First off, congratulations on your latest release with KSHMR! After being played out as an ID for more than a year now, tell us about the road to get to this point! How did the collaboration come about and what went on between the time it was premiered and when it was released?
Thank you! I'm really happy the song is out. Niles contacted me through Twitter in 2016 when he heard my remix of his song "Touch." We started talking and he came up with the idea to start a song together. A few months after we first connected, I sent him a small drop idea that was the first draft for "Lies." He loved the idea and he asked me to send over the parts so that he could work on it. In the summer of 2017, we did a studio session in the Netherlands to continue work on it. The session went really well and after only a few hours, we had a good concept for the full song. In this same summer, we premiered it at Mysteryland. We continued working on it and finalizing everything to make it perfect. Niles is such an amazing producer and I'm so proud that I had the chance to work with him.
At age nineteen, you've accomplished quite a lot with a bright future ahead! Where do you plan on taking your music in the future and what goals have you set for yourself moving forward?
I have so many plans. Currently, I'm really focused on putting out new songs and developing my sound. This year, I've made more music than ever, and I can't wait to put it out. I have a lot of harder, festival stuff coming up, but I will also release songs with more melody and emotion. In the future, I would love to do shows all over the world and connect with the people that enjoy and support my music. But right now, I'm studying at the Herman Brood Academy which gives me the opportunity to fully focus on my career.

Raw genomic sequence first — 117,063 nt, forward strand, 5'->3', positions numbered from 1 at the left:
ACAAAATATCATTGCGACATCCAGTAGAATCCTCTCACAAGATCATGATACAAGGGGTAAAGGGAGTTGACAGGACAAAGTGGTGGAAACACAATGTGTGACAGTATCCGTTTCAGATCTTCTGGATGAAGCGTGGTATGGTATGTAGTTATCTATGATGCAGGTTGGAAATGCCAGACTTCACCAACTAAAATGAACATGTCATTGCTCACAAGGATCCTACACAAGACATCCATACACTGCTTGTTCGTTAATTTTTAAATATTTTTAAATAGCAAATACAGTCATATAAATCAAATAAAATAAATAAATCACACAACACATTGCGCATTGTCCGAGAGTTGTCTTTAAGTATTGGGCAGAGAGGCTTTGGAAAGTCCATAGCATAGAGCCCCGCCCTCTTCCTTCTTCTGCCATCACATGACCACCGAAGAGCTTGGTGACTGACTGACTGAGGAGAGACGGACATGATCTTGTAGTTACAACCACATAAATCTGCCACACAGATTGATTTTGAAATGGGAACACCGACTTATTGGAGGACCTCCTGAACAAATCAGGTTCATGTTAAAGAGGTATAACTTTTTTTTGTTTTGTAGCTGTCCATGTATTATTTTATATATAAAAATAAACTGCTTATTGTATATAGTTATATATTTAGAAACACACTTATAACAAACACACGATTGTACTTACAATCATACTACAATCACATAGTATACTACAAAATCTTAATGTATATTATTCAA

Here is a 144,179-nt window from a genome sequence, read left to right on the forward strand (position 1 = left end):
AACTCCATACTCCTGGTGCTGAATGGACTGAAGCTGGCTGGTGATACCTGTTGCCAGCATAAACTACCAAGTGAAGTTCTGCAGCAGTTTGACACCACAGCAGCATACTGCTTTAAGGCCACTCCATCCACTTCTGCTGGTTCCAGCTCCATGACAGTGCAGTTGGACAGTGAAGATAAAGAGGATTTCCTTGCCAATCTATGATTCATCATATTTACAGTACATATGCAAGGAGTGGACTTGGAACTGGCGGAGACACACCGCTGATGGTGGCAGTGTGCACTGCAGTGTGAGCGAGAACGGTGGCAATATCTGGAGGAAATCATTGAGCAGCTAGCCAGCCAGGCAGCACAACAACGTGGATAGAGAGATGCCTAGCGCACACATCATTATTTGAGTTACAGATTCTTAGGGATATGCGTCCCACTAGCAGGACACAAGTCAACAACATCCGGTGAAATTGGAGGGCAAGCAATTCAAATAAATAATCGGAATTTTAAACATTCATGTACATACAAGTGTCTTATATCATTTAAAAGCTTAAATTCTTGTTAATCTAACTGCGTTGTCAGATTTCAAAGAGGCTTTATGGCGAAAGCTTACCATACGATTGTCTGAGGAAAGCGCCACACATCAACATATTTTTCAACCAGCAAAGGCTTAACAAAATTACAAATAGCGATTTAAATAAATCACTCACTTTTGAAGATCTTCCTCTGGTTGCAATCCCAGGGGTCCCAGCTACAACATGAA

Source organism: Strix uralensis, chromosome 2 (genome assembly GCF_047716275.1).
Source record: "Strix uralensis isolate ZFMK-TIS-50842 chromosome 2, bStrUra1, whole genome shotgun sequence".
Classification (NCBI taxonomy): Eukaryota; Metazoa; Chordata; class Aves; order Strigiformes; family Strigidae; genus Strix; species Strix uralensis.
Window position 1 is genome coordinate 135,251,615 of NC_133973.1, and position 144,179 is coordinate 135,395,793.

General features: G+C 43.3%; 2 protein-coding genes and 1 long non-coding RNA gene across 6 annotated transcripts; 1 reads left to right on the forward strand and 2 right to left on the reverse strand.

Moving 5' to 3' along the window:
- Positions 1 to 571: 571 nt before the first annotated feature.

Having explored so many genres, what have been some of the key takeaways from your production experience so far? What are some common pitfalls that other producers should look out for if they're trying to get on decent labels and playlists?
I would not suggest focusing on getting your tracks on big labels when you're beginning your career. Since there are so many great producers who are killing it at the moment, I would suggest focusing on the quality of your music instead of trying to please the labels. Once you have something unique and interesting, labels will reach out to you. Also try to keep things as simple as possible in your production. In the beginning, I had moments where I was layering a kick eight times to get it sound "right." Trying to keep things simple helped me work faster and avoid production problems.
Thank you so much to B3RROR for taking the time to answer our interview questions! Be sure to follow him on social media using the links below.
Chris W. Lao
Writer, DJ, and Student.
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